Ex-Dong Zong leader dies, scolding from Dr M recalled
Published:  Nov 29, 2019 8:15 AM
Updated: 8:25 AM

Quek Suan Hiang breathed his last yesterday at the age of 90.

He had led the prominent Dong Zong (United Chinese School Committees Association) for more than a decade before stepping down in 2005.

He also headed the Suqiu (Malaysian Chinese Organisation Elections Appeal Committee), which had courted Dr Mahathir Mohamad's wrath during his first tenure as prime minister.

Recalling another of Quek's meeting with Mahathir, Dong Zong's Johor chapter former president Wang Toon Jui said the deceased met the prime minister over the rights of Chinese Malaysians with regard to the New Economic Policy (NEP).

“Quek told me that during the meeting, Mahathir scolded him for more than one hour.

“Although at the time, Quek said he had prepared for such a tongue-lashing, the latter still considered it as one of his unforgettable moments,” he told China Press.

Wang also paid tribute to Quek's numerous contributions to the Chinese community, especially in the education sector and noted that it was during his leadership of Dong Zong, the New Era College was founded.

Chinese Malaysian votes had helped keep Mahathir and BN in power in the 1999 general election following the split among the Malays due to the sacking of Anwar Ibrahim as deputy premier a year earlier.

After the election, Mahathir angered the Chinese community when he likened Suqiu to the communists over the 17-point appeal which the organisation had submitted to him before the polls.

Kit Siang takes Mahathir to task

DAP stalwart Lim Kit Siang had also excoriated Mahathir over the latter's parliament reply to then Kota Melaka MP Kerk Kim Hock on the Suqiu issue.

Apart from repudiating Mahathir's Vision 2020, he said the premier's remarks were also a confession that BN deceived the Chinese to vote for it in the general election to save its parliamentary two-thirds majority.

He said it was most unprincipled for Mahathir to state that the cabinet was forced to accept Suqiu "in principle" as the general election was approaching and that the election appeals were a threat to BN, which if it had refused to entertain, Suqiu would have told the Chinese not to support the coalition.

“Mahathir's claim that any potential chaos arising from Suqiu’s demands was defused because he personally forbade Umno Youth and other Malay groups from resorting to 'violent protests' is most shocking, when any form of 'violent protests' to any form of electoral appeals in a democratic society must be denounced without qualification.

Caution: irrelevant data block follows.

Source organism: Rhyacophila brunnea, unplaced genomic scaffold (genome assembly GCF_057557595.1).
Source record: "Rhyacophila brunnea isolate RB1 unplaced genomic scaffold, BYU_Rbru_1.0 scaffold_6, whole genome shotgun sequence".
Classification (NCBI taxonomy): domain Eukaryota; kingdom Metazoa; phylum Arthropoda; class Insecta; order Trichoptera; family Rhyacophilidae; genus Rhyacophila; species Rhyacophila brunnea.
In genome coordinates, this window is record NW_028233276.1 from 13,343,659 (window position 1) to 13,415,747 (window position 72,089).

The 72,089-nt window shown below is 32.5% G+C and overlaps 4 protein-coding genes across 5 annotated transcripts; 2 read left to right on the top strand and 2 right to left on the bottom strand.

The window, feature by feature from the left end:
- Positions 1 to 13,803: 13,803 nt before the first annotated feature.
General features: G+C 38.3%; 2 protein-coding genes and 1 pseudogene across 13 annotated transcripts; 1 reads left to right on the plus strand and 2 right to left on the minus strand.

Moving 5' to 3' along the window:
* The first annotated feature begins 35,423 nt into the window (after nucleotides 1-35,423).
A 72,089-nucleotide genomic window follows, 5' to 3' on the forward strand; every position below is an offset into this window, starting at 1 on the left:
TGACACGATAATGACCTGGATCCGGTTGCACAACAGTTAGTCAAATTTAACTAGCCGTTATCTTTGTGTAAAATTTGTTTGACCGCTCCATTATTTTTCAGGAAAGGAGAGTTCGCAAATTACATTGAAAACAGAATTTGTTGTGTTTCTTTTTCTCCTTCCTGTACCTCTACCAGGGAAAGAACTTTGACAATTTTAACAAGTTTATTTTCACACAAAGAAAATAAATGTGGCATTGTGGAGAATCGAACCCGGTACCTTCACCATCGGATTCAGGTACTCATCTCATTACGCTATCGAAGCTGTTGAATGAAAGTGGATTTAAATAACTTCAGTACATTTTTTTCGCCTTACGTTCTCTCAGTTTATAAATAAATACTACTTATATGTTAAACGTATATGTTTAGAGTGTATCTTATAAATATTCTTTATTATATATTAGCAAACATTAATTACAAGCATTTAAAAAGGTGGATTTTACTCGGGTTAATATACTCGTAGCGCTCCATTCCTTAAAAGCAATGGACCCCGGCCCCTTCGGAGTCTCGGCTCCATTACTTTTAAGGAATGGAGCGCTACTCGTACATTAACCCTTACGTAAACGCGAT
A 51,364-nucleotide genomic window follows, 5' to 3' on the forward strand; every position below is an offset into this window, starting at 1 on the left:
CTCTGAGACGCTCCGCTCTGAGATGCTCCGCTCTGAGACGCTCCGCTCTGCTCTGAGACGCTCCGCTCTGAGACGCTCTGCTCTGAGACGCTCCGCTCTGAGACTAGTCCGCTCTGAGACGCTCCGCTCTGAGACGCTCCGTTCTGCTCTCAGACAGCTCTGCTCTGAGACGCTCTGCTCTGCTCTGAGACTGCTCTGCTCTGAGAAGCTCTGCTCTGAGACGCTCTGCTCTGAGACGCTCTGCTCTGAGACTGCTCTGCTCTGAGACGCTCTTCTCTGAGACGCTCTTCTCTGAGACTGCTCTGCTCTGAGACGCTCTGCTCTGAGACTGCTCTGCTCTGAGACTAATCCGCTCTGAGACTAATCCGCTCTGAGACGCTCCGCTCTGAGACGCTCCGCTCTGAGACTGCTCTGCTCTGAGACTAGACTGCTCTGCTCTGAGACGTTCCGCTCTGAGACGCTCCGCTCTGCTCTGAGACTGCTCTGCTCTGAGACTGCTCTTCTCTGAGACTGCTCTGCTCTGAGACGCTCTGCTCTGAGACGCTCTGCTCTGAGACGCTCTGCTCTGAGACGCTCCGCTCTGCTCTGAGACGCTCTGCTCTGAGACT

“Is Mahathir suggesting that there would be circumstances when 'violent protests' by Umno Youth would be justified or could be condoned and that this was why no action had been taken to prosecute Umno Youth for the provocative and racist demonstration outside the Selangor Chinese Assembly Hall?” Lim had asked.

Quek: Umno needed an imaginary foe to unite Malays

In 2005, Malaysiakini reported on Quek relinquishing his role in Dong Zong, where his wife Leung Lai Ming, in a pre-recorded interview, recalled the Suqiu incident.

Leung said she was inundated with phone calls from friends and family members concerned that the government would initiate an arrest.

She said she packed her husband's clothes and high-blood pressure medication in preparation for any eventuality.

Despite this, she said Quek told her that the movement's past presidents had been arrested before and hence, there was no reason for him to be afraid.

Meanwhile, Quek claimed that Suqiu became a victim of Umno's attempt to reunite the Malays.

"After the fall of Malay votes in the 1999 general election, Umno needed to find an imaginary opponent to unify the Malays, and Suqiu became the victim," he said.

Apart from the Suqiu episode, Quek also dealt with the possibility of arrest when Dong Jiao Zong published a booklet entitled "The Last Defence", which protested the teaching of Science and Mathematics in English in all schools.

According to Quek, police special branch officers raided his office and investigated the booklet's editor.

"I could not sleep well for the whole month. The noise of vehicles passing my house at night worried me. I was wondering if the police had come to arrest me.

"Luckily, I was trained to overcome this kind of pressure,” he added.

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